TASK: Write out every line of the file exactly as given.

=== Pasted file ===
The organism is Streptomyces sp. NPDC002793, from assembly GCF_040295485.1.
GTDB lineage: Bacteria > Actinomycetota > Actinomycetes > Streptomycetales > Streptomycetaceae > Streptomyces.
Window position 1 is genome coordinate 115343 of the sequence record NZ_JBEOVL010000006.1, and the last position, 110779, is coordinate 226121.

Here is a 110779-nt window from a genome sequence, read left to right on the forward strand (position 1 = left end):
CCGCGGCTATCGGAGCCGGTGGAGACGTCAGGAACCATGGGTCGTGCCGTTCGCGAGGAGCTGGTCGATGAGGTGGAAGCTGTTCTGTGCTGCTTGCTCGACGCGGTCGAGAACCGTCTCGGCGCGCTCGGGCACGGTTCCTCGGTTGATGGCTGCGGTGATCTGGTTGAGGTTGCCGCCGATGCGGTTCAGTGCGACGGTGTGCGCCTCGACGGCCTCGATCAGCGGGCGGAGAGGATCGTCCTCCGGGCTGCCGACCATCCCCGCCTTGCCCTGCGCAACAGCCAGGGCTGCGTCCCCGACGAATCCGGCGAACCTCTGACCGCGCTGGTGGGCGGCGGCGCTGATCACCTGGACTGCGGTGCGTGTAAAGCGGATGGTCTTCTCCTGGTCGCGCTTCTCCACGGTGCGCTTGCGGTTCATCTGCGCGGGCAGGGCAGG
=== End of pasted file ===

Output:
The organism is Streptomyces sp. NPDC002793, from assembly GCF_040295485.1.
GTDB lineage: Bacteria > Actinomycetota > Actinomycetes > Streptomycetales > Streptomycetaceae > Streptomyces.
Window position 1 is genome coordinate 115343 of the sequence record NZ_JBEOVL010000006.1, and the last position, 110779, is coordinate 226121.

Here is a 110779-nt window from a genome sequence, read left to right on the forward strand (position 1 = left end):
CCGCGGCTATCGGAGCCGGTGGAGACGTCAGGAACCATGGGTCGTGCCGTTCGCGAGGAGCTGGTCGATGAGGTGGAAGCTGTTCTGTGCTGCTTGCTCGACGCGGTCGAGAACCGTCTCGGCGCGCTCGGGCACGGTTCCTCGGTTGATGGCTGCGGTGATCTGGTTGAGGTTGCCGCCGATGCGGTTCAGTGCGACGGTGTGCGCCTCGACGGCCTCGATCAGCGGGCGGAGAGGATCGTCCTCCGGGCTGCCGACCATCCCCGCCTTGCCCTGCGCAACAGCCAGGGCTGCGTCCCCGACGAATCCGGCGAACCTCTGACCGCGCTGGTGGGCGGCGGCGCTGATCACCTGGACTGCGGTGCGTGTAAAGCGGATGGTCTTCTCCTGGTCGCGCTTCTCCACGGTGCGCTTGCGGTTCATCTGCGCGGGCAGGGCAGG